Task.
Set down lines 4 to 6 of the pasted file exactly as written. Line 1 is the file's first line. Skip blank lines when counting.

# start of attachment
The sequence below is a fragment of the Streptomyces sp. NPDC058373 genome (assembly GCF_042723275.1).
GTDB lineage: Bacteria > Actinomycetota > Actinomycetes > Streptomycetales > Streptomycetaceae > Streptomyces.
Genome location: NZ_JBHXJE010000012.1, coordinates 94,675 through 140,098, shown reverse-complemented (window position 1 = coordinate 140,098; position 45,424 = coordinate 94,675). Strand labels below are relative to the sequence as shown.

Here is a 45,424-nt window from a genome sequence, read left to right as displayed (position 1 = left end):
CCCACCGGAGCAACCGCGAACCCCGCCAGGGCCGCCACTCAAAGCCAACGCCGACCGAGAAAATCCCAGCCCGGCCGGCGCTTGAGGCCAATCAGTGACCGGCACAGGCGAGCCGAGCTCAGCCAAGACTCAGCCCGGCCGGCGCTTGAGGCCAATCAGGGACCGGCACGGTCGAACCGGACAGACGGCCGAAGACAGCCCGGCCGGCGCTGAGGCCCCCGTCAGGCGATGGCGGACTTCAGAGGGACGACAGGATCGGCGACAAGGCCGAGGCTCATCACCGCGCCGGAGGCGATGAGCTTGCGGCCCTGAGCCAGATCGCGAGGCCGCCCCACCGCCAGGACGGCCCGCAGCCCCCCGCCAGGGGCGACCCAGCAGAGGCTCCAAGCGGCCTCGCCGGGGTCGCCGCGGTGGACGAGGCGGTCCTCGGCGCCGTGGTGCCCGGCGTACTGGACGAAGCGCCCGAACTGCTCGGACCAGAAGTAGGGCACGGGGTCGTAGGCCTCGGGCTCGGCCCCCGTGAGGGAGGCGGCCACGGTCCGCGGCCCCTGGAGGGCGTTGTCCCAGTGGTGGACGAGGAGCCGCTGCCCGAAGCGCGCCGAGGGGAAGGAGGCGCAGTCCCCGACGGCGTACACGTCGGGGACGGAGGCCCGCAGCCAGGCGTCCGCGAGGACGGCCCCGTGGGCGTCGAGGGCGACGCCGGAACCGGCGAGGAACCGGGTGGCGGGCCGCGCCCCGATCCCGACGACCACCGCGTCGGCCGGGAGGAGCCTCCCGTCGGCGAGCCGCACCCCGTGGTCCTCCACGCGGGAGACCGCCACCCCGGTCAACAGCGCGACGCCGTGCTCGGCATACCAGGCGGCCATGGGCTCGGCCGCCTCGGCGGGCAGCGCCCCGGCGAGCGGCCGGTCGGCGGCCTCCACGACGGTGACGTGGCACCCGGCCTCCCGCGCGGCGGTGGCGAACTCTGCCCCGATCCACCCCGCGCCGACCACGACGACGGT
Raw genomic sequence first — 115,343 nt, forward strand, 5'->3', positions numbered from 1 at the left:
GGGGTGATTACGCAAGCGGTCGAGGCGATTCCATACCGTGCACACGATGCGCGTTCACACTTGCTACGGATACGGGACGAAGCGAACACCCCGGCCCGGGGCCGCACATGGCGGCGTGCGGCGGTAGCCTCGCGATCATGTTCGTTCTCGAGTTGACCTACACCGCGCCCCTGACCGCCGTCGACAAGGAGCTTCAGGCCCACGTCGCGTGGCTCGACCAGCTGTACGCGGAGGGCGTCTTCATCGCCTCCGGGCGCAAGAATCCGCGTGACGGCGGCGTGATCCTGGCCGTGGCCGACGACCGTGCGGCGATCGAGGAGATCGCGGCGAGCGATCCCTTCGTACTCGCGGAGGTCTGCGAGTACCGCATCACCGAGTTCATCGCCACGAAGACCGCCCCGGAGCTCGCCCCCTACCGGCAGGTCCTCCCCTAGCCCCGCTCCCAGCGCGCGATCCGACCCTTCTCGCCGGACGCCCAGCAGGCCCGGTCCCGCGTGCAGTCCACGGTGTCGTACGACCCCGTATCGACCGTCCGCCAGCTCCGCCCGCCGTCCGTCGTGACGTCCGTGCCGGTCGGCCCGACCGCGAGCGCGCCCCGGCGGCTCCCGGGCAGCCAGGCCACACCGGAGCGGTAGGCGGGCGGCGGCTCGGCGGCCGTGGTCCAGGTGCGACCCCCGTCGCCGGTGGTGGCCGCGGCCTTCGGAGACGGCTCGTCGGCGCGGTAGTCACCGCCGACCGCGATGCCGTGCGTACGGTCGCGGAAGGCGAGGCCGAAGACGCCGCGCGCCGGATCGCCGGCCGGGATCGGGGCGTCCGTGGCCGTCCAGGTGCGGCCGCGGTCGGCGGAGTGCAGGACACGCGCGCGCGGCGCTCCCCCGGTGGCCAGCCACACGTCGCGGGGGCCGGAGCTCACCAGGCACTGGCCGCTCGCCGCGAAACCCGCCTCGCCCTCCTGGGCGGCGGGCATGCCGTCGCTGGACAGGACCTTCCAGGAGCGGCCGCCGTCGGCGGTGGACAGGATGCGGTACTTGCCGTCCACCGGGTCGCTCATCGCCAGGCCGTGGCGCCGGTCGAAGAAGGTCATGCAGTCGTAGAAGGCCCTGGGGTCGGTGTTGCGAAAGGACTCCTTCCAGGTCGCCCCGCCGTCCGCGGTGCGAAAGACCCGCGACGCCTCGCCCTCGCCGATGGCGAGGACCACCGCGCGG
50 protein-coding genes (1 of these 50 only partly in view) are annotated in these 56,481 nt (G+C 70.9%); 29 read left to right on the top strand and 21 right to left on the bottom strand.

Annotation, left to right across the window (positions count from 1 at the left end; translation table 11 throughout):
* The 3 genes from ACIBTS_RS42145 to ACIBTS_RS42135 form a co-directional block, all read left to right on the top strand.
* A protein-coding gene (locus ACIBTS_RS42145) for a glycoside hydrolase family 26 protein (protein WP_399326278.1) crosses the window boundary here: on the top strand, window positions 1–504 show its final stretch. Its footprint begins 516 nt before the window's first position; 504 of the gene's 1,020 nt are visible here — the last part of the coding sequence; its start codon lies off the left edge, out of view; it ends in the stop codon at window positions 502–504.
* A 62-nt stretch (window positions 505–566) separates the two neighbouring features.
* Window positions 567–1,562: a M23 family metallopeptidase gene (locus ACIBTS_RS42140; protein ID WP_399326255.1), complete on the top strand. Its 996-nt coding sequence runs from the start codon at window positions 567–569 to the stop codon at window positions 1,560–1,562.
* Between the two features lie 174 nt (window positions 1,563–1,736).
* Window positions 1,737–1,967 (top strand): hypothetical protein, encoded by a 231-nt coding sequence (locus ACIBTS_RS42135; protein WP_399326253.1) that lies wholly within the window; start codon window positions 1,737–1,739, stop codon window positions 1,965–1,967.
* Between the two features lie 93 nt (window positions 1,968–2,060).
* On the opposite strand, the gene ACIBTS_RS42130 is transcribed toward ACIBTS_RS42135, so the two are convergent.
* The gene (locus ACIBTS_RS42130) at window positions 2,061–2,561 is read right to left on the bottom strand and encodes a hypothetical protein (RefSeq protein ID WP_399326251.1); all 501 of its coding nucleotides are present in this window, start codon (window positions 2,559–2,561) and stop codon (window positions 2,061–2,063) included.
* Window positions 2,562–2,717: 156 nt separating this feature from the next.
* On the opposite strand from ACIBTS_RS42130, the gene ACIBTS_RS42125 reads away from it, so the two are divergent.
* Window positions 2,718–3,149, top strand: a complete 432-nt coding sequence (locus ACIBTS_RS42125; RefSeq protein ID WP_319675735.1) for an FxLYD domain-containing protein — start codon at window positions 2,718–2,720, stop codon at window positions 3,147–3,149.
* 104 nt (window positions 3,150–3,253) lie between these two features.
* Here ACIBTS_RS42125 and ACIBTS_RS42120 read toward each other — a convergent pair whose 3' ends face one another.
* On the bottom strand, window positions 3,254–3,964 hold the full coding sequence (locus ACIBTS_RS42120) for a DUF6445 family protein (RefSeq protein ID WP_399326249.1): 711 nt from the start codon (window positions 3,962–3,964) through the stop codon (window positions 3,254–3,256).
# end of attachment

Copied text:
Here is a 45,424-nt window from a genome sequence, read left to right as displayed (position 1 = left end):
CCCACCGGAGCAACCGCGAACCCCGCCAGGGCCGCCACTCAAAGCCAACGCCGACCGAGAAAATCCCAGCCCGGCCGGCGCTTGAGGCCAATCAGTGACCGGCACAGGCGAGCCGAGCTCAGCCAAGACTCAGCCCGGCCGGCGCTTGAGGCCAATCAGGGACCGGCACGGTCGAACCGGACAGACGGCCGAAGACAGCCCGGCCGGCGCTGAGGCCCCCGTCAGGCGATGGCGGACTTCAGAGGGACGACAGGATCGGCGACAAGGCCGAGGCTCATCACCGCGCCGGAGGCGATGAGCTTGCGGCCCTGAGCCAGATCGCGAGGCCGCCCCACCGCCAGGACGGCCCGCAGCCCCCCGCCAGGGGCGACCCAGCAGAGGCTCCAAGCGGCCTCGCCGGGGTCGCCGCGGTGGACGAGGCGGTCCTCGGCGCCGTGGTGCCCGGCGTACTGGACGAAGCGCCCGAACTGCTCGGACCAGAAGTAGGGCACGGGGTCGTAGGCCTCGGGCTCGGCCCCCGTGAGGGAGGCGGCCACGGTCCGCGGCCCCTGGAGGGCGTTGTCCCAGTGGTGGACGAGGAGCCGCTGCCCGAAGCGCGCCGAGGGGAAGGAGGCGCAGTCCCCGACGGCGTACACGTCGGGGACGGAGGCCCGCAGCCAGGCGTCCGCGAGGACGGCCCCGTGGGCGTCGAGGGCGACGCCGGAACCGGCGAGGAACCGGGTGGCGGGCCGCGCCCCGATCCCGACGACCACCGCGTCGGCCGGGAGGAGCCTCCCGTCGGCGAGCCGCACCCCGTGGTCCTCCACGCGGGAGACCGCCACCCCGGTCAACAGCGCGACGCCGTGCTCGGCATACCAGGCGGCCATGGGCTCGGCCGCCTCGGCGGGCAGCGCCCCGGCGAGCGGCCGGTCGGCGGCCTCCACGACGGTGACGTGGCACCCGGCCTCCCGCGCGGCGGTGGCGAACTCTGCCCCGATCCACCCCGCGCCGACCACGACGACGGT
Raw genomic sequence first — 115,343 nt, forward strand, 5'->3', positions numbered from 1 at the left: